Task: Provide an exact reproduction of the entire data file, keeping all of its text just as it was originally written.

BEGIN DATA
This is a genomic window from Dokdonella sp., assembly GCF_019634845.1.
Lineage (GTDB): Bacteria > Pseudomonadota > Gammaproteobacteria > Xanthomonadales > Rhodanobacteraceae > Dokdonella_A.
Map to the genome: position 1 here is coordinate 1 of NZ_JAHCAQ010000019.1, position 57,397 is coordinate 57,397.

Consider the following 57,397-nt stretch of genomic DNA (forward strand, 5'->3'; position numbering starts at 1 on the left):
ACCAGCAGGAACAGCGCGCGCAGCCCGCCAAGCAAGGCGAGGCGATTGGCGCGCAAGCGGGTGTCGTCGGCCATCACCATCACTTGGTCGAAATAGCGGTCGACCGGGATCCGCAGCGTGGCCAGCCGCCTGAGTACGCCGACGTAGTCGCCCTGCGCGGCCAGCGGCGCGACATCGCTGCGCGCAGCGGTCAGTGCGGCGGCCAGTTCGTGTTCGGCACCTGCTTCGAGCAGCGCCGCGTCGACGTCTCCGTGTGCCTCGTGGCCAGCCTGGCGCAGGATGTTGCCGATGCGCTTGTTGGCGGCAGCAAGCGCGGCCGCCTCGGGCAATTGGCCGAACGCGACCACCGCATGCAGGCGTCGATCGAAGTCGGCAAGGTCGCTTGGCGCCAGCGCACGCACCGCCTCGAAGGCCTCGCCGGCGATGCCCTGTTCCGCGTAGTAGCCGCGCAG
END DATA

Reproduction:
This is a genomic window from Dokdonella sp., assembly GCF_019634845.1.
Lineage (GTDB): Bacteria > Pseudomonadota > Gammaproteobacteria > Xanthomonadales > Rhodanobacteraceae > Dokdonella_A.
Map to the genome: position 1 here is coordinate 1 of NZ_JAHCAQ010000019.1, position 57,397 is coordinate 57,397.

Consider the following 57,397-nt stretch of genomic DNA (forward strand, 5'->3'; position numbering starts at 1 on the left):
ACCAGCAGGAACAGCGCGCGCAGCCCGCCAAGCAAGGCGAGGCGATTGGCGCGCAAGCGGGTGTCGTCGGCCATCACCATCACTTGGTCGAAATAGCGGTCGACCGGGATCCGCAGCGTGGCCAGCCGCCTGAGTACGCCGACGTAGTCGCCCTGCGCGGCCAGCGGCGCGACATCGCTGCGCGCAGCGGTCAGTGCGGCGGCCAGTTCGTGTTCGGCACCTGCTTCGAGCAGCGCCGCGTCGACGTCTCCGTGTGCCTCGTGGCCAGCCTGGCGCAGGATGTTGCCGATGCGCTTGTTGGCGGCAGCAAGCGCGGCCGCCTCGGGCAATTGGCCGAACGCGACCACCGCATGCAGGCGTCGATCGAAGTCGGCAAGGTCGCTTGGCGCCAGCGCACGCACCGCCTCGAAGGCCTCGCCGGCGATGCCCTGTTCCGCGTAGTAGCCGCGCAG